Latest posts in Climate & Clean Energy

Metro Vancouver's transit referendum is key to fighting climate change

January 29, 2015 | Leave a comment
Photo: Metro Vancouver's transit referendum is key to fighting climate change

Credit: AE Creations via Flickr)

By Steve Kux, Research and Communications Specialist

YES, I'm voting for better transit.


Click here to pledge your support


Imagine you could have a real impact on climate change in your region using nothing more than a pen. Wielding that kind of power is already a reality for B.C.'s Lower Mainland residents.

From March 16 until May 29, Metro Vancouver voters are being given the opportunity to have a lasting impact on regional greenhouse gas emissions by voting "YES" to a mail-in referendum to secure dedicated funding for a number of major transportation projects. The new transportation plan, developed and agreed upon by the region's 24 mayors, will dramatically expand rail, bus and cycling networks in Metro Vancouver and benefit both transit riders and drivers. Continue reading »

Canada's 2020 target within reach with national strategy and best provincial policies

December 12, 2014 | Leave a comment
Photo: Canada's 2020 target within reach with national strategy and best provincial policies

(Credit: Chung Ho Leung via Flickr)

By Ian Bruce, science and policy manager

Here's a headline you don't often see: Canada is making real progress in meeting its climate commitments. The problem is, it is only in pockets of the country.

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Is climate change affecting my property insurance?

October 31, 2014 | Posted in | Leave a comment

By Ryan Kadowaki, Science and Policy Specialist

Nobody gets excited about paying property insurance. But anyone who has invested in a home or business understands the importance of protecting it. Insurance provides peace of mind against unforeseen events, so anything that undermines the availability of affordable insurance is cause for concern. It turns out that climate change is doing just that.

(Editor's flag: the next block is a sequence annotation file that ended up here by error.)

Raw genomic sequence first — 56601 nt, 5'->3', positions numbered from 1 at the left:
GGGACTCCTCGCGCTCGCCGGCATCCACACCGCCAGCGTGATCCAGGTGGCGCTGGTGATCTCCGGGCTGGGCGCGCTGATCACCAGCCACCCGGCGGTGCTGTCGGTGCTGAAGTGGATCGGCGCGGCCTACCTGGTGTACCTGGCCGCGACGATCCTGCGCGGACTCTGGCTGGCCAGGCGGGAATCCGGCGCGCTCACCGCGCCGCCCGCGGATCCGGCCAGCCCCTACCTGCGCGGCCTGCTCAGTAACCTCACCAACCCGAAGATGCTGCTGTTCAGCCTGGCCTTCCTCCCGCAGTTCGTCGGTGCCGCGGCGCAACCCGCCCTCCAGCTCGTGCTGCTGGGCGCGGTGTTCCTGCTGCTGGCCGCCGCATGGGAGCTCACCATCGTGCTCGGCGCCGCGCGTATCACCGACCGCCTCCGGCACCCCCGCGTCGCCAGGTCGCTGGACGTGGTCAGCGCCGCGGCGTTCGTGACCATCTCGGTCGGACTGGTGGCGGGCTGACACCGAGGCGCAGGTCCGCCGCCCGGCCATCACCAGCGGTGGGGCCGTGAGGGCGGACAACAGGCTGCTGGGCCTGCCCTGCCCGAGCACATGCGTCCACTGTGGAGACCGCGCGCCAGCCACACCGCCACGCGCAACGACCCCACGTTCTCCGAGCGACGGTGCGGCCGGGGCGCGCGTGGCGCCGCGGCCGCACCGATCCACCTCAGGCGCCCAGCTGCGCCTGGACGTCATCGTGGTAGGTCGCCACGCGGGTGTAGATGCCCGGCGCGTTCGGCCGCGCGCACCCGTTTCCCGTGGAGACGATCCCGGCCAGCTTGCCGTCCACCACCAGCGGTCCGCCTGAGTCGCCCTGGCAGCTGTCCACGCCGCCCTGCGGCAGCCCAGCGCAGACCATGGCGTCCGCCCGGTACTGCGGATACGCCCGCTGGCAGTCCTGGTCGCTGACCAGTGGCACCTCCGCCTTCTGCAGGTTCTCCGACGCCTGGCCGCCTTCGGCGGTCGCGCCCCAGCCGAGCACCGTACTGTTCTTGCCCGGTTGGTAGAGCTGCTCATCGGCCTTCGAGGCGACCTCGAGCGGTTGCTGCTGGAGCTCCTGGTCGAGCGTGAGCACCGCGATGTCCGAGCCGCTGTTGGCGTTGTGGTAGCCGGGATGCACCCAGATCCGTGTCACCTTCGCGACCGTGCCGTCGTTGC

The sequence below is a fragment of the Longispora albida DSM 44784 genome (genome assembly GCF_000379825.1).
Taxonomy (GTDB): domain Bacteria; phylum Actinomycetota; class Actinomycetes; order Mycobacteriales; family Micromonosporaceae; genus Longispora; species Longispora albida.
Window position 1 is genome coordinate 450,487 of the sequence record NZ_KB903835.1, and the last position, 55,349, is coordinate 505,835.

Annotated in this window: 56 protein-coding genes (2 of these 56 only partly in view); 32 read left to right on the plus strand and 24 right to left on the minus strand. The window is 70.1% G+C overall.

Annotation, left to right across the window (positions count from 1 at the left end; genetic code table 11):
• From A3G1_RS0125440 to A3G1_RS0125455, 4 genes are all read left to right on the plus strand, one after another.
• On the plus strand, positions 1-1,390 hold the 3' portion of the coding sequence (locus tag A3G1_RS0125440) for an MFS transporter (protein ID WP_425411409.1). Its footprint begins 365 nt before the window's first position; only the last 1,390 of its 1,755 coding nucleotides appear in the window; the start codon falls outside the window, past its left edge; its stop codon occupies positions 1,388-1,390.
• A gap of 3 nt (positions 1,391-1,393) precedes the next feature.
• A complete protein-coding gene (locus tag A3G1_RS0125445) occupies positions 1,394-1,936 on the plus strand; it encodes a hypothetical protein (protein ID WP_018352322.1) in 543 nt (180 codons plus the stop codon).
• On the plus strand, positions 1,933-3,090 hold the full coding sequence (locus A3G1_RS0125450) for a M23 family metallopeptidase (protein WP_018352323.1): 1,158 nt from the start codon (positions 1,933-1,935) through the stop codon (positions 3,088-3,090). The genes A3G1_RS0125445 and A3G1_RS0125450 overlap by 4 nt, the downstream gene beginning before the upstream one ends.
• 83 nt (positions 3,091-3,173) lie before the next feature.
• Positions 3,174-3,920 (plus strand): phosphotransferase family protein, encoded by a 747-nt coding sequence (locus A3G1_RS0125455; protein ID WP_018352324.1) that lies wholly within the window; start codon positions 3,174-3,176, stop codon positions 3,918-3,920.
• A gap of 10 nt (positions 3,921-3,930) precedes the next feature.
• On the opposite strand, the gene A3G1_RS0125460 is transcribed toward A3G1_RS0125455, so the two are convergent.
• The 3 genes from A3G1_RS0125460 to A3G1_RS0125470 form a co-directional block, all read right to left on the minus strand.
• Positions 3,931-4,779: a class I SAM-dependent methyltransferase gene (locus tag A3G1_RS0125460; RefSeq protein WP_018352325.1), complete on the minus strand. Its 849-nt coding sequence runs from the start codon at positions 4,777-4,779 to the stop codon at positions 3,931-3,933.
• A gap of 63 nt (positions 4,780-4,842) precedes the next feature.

Insurance markets depend on reliable and predictable information, and climate change is throwing a wrench into this predictability. Insurers need to set rates to cover claimed losses and make a profit. Rates must be affordable so enough people purchase insurance policies, or the system will fail. Climate change contributes to more intense extreme weather events, such as storms and floods, prolonged droughts and wildfires. Insurers have lost confidence that they can pay for losses now that "once in a hundred years" events are happening more frequently. Insurers are raising premiums to protect themselves, and insurance rates are increasing and becoming unaffordable for many.

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IPCC AR5 Communications

October 31, 2014 | Posted in | Leave a comment
WG1-The Physical Science Basis

Something you should know about severe floods and extreme weather from VoVo Productions on Vimeo.

News Release- Worst impacts of climate change still avoidable if we act now
WG1 Media Backgrounder
Focus Canada 2013: Canadian public opinion about climate change

Blogs and Media

IPCC report shows action on climate change is critical
Attacks on climate change science hinder solutions
Climate change amplified in Canada, but worst effects can be averted: report
Canada harder-hit by climate change, but not too late to change course: report
Not too late to avert worst of global warming, Suzuki Foundation says
Canadians losing faith in government on climate change
Ottawa's climate position not in sync with Canadian opinion

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More research needed on northeast B.C.'s shale gas boom

September 19, 2014 | Leave a comment
Photo: More research needed on northeast B.C.'s shale gas boom

(Credit: Google Earth)

By Niki West, energy policy analyst

When you think about northeastern British Columbia, what pops into your head? Maybe a vague notion of pristine wilderness, boreal forest, caribou, grizzly bears and lots of snow? Would you be surprised to learn that the 20.5-million hectares of northeast B.C. extending from the B.C.-Alberta border to the northern Rocky Mountains and stretching from Tumbler Ridge in the south to the Yukon and Northwest Territories border in the north (pdf) is dotted with tens of thousands of oil and gas wells, and criss-crossed by pipelines, seismic lines and access roads? On average, every seven square kilometres has one well. Some areas are fragmented by grids of wells spaced every 200 metres.

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